The committee organised a fete to formally open the new ground on Monday 8th June 1868, which consisted of a game of cricket between club members followed by dancing to the strains of the Seaham Artillery Volunteer Band. The day concluded at 9.30pm when the crowd of over 1,000 made their weary way home. The first official game took place on Saturday 20th June 1868 between an eleven of the Seaham Harbour Club and an eleven of the Vane Club, also from Seaham. The Harbour won the game despite the Vane Club holding a first innings lead. From this time onwards the Harbour played only friendly matches, and it would be another 34 years before Harbour teams were able to play in league cricket, when, in 1902 the Harbour joined the Durham County Senior League.
Many famous cricketers came to play for the Harbour but none more famous than George Nathaniel Francis. George was a West Indian gentleman from Barbados and when he joined the Harbour as professional in 1929 was reputed to be the fastest bowler in the world. Such was the great man’s impact upon local cricket that on June 25th 1932, 7,000 people paid to watch Seaham Harbour play host to Durham City in a top of the table game. The next time you pass the Harbour’s ground just imagine it filled with 7,000 people. Despite the Harbour enjoying great success with George Francis as their professional and winning many cup competitions, the grand prize of the league title eluded them.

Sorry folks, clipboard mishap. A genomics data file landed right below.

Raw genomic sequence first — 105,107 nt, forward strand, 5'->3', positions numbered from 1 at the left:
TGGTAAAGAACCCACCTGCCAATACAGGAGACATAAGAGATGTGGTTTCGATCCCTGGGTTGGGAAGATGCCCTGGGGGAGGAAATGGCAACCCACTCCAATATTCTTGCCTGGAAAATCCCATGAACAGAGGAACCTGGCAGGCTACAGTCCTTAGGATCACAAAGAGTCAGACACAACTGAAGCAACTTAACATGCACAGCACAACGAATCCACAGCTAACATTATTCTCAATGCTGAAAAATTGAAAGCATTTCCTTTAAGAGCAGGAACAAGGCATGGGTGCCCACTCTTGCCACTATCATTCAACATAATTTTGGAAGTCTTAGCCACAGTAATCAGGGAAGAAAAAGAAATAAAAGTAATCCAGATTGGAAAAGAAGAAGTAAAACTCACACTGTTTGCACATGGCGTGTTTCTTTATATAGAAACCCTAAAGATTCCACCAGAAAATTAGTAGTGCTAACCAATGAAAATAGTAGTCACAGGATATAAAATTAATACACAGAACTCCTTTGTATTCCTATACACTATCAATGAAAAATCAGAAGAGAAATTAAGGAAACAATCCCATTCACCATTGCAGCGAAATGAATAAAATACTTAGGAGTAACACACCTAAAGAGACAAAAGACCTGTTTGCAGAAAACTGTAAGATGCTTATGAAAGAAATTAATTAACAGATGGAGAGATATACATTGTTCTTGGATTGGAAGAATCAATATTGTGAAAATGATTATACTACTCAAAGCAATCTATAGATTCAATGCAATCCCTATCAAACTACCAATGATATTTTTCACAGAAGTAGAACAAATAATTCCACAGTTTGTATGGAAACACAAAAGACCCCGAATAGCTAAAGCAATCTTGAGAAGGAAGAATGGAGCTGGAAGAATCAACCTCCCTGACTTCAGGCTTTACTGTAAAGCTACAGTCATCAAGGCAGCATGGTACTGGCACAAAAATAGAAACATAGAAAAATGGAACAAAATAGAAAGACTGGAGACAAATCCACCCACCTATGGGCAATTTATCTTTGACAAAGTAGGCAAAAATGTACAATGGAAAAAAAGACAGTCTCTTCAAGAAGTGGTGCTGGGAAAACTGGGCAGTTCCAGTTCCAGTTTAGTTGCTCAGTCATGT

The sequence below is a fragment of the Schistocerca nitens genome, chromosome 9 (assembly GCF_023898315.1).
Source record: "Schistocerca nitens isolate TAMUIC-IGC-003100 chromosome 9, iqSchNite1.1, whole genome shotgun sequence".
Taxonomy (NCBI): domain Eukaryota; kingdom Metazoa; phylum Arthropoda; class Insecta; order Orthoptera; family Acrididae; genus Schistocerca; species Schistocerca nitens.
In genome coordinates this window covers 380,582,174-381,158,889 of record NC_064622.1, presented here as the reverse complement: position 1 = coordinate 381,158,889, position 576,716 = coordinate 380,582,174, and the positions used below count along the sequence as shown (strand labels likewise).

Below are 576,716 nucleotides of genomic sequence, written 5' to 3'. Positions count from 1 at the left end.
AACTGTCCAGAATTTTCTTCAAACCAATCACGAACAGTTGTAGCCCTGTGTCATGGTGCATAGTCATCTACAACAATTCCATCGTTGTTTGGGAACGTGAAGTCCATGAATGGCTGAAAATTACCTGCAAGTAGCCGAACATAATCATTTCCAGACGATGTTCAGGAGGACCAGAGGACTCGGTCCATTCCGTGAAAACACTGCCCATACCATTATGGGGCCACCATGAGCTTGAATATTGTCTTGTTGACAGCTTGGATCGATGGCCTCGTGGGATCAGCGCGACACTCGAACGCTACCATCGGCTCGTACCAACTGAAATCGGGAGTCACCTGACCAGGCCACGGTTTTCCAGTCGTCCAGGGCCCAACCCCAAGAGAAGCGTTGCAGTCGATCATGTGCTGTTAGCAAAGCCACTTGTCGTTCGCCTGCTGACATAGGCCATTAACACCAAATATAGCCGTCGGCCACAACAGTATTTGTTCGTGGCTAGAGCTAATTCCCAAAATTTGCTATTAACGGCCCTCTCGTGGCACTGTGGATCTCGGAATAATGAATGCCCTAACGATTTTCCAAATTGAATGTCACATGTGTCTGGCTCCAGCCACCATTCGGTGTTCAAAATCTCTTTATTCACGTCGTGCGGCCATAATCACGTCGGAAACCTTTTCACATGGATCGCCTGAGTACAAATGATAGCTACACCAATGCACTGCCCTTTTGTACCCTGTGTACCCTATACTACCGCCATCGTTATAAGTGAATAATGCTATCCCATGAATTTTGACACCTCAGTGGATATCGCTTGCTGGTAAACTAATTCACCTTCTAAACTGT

It would be 1946 before the Harbour won the Durham Senior League championship and they repeated this wonderful achievement in 1953. In 1953 they again relied heavily upon the services of their professional, a Jamaican gentleman call Dickie Fuller. Dickie played at the Harbour for four seasons and had a magnificent impact upon cricket in the town. Over the years, many players who began their careers at the Harbour went on to greater things. George Holley played for the Harbour and went on to play soccer for Sunderland and England. In the 1912-13 season George was part of the team that won the League Championship and reached the FA Cup Final. Peter Willey left the Harbour to play County Cricket for Northants and England and also became an international umpire. Brian Marwood, Nigel Gleghorn and Paul Nixon all went on to become very successful professional footballers.
Seaham is very fortunate to have three thriving cricket clubs in Seaham Harbour, Seaham Park and Dawdon but in 2018 the Harbour came very close to folding. The committee at that time decided to call it a day and it was announced that the club would cease to trade or play cricket. Fortunately, very speedily, a new committee stepped forward with renewed energy and vigour and the club was kick-started into life. At the present time, despite the present pandemic, the club is thriving. More and more teams at all levels are on offer to children from the town and it is an absolute pleasure to see so many youngsters wonderfully supported by the parents, participate in the game of cricket and benefit from excellent coaching. The Harbour has always been a welcoming environment and if any of our U3A members are passing the ground and cricket is taking place, I would encourage you to stroll in and enjoy the cricket and the atmosphere. I can assure you that you would be made very welcome in the ground and in the clubhouse. The club would welcome your support and interest. Come on the Harbour!